Is It Too Late to Get a Flu Shot?

With this year's flu outbreak reaching a fever pitch, here's important info you need to know about how to stay healthy.

I’ll start with the bad news: it’s turning out to be a really bad flu season, ya’ll. The virus this year is a particularly wicked one, responsible for at least 22 deaths so far here in Pennsylvania and many more in other states across the country. It’s so bad, in fact, that Boston mayor Thomas Menino declared a state of emergency in his city late yesterday, with the Massachusetts death toll sitting at 18 so far.

Okay, here’s the good news: If you didn’t get a flu shot back in the fall, it’s definitely, positively, absolutely not too late to get one now. “There are plenty of vaccines available,” says Connie Cutler, registered nurse and director of infection prevention for Main Line Health. “It’s a good match to the circulating strains.” The CDC reports that 91 percent of the flu viruses that have cropped up in patients were included in this year’s vaccine. So while the flu shot is not a foolproof guarantee that you won’t get sick, experts say it’s by far your best defense. Washing your hands regularly, of course, won’t hurt your odds, either.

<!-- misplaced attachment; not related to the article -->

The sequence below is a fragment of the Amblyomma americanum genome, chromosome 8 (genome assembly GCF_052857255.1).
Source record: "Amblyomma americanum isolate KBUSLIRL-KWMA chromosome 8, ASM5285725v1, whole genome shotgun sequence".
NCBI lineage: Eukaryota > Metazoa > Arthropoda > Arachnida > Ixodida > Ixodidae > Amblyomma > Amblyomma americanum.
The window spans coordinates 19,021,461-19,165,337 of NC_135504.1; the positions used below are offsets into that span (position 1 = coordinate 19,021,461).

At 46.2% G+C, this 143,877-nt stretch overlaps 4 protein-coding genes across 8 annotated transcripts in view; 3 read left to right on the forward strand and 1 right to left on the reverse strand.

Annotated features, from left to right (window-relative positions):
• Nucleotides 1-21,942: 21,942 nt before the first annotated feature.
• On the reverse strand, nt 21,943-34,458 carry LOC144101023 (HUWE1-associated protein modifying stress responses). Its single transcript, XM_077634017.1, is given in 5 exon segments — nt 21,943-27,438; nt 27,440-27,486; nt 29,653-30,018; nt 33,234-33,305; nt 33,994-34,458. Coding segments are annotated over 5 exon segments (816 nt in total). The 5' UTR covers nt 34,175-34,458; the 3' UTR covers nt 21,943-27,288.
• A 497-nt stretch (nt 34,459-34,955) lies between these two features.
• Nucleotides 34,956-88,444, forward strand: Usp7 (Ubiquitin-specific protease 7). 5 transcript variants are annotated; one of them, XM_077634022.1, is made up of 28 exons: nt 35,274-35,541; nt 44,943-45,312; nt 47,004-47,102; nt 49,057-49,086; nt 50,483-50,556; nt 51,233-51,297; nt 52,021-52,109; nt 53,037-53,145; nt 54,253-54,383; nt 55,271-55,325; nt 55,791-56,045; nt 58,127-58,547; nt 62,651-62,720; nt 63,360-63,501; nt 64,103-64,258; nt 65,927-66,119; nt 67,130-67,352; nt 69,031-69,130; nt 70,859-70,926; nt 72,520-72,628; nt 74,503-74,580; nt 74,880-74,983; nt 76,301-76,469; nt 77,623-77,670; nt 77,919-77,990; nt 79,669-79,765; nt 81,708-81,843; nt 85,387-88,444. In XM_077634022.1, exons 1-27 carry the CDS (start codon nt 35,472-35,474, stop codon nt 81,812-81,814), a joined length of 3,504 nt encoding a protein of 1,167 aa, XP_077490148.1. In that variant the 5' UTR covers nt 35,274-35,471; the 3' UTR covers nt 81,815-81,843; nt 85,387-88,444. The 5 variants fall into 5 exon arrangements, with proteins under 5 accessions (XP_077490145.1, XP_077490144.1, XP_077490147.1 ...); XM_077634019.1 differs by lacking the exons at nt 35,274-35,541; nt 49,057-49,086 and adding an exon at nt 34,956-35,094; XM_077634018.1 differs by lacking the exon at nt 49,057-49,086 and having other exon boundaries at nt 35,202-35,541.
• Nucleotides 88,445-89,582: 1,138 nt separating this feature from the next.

Note that the flu shot takes between one and two weeks to reach its full protection-potency. It’s well worth the wait, considering flu season might linger into May. And despite what you may think, the shot itself can’t make you sick: the vaccine is made up of killed or weakened viruses, enough to allow your body to create antibodies, your personal defense network against infection. Says Cutler, “We develop immunity—not disease.”

If you think you have the flu, (please, please, pleeeease) stay home from work. If symptoms are severe and over-the-counter remedies aren’t making a dent, you may want to see a doctor so he or she can test you to see if you have the flu; Cutler says of the 300 people complaining of flu symptoms who turned up at Main Line Health’s five hospitals last week, 125 tested positive. If you have the flu, your doc may be able to prescribe meds that alleviate the symptoms—which, I should note, Cutler described as feeling like you’ve been “hit by a truck” thanks to the awful body aches, often the first symptom.

And for those of you who steer clear of the flu vaccine because you’re terrified of shots, know this: there’s a nasal-mist version you can get instead. It may be slightly less effective than the shot, but as Cutler says, “it’s better than nothing.”